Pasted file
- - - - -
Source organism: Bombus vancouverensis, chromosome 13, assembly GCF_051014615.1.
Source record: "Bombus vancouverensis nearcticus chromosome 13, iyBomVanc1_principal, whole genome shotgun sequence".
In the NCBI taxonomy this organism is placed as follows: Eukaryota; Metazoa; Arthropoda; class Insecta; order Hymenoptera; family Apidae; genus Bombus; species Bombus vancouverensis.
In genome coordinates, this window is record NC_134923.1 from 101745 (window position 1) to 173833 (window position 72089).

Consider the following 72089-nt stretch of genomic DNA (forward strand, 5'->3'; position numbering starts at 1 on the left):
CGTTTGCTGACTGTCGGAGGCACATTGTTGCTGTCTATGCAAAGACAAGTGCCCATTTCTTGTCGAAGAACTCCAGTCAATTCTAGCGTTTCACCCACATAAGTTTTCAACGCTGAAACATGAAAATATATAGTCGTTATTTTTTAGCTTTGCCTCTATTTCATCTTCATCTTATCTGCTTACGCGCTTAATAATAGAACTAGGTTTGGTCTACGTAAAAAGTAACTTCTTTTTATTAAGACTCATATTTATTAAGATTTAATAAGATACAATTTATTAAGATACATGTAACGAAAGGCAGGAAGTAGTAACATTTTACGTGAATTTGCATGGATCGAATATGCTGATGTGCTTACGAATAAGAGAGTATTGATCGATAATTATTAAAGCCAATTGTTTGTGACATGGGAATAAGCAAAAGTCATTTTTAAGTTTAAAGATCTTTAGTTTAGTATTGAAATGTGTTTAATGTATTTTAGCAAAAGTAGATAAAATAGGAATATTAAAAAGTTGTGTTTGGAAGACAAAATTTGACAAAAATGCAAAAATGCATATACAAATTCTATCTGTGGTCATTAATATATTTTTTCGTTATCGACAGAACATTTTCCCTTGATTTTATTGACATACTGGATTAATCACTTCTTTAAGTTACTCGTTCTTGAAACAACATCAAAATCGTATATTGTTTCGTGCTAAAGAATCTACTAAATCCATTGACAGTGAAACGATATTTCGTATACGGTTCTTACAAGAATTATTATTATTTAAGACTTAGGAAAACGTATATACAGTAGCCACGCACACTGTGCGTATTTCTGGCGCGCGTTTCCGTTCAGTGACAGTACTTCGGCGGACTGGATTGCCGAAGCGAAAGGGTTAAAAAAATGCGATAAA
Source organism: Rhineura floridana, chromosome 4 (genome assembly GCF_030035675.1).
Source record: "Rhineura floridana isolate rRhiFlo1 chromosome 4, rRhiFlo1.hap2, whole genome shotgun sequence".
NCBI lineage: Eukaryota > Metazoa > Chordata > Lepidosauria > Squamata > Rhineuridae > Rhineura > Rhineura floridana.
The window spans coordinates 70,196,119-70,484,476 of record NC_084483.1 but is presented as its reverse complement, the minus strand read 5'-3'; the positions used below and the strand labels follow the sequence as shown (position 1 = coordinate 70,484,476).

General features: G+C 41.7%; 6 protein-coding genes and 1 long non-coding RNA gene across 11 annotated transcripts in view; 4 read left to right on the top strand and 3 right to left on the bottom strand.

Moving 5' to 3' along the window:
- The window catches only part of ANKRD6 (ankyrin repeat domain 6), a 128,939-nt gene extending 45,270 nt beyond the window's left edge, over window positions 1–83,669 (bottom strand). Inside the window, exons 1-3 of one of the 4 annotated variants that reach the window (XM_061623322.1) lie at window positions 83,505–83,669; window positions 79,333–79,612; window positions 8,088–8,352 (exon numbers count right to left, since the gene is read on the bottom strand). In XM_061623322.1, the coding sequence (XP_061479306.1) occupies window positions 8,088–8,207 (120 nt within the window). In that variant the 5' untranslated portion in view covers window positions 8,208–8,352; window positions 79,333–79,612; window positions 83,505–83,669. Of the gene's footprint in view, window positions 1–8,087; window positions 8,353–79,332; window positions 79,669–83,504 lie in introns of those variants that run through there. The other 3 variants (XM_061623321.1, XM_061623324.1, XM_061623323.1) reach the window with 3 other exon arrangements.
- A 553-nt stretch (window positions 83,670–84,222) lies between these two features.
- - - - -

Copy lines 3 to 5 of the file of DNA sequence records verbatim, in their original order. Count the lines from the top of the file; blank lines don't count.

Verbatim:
In the NCBI taxonomy this organism is placed as follows: Eukaryota; Metazoa; Arthropoda; class Insecta; order Hymenoptera; family Apidae; genus Bombus; species Bombus vancouverensis.
In genome coordinates, this window is record NC_134923.1 from 101745 (window position 1) to 173833 (window position 72089).

Consider the following 72089-nt stretch of genomic DNA (forward strand, 5'->3'; position numbering starts at 1 on the left):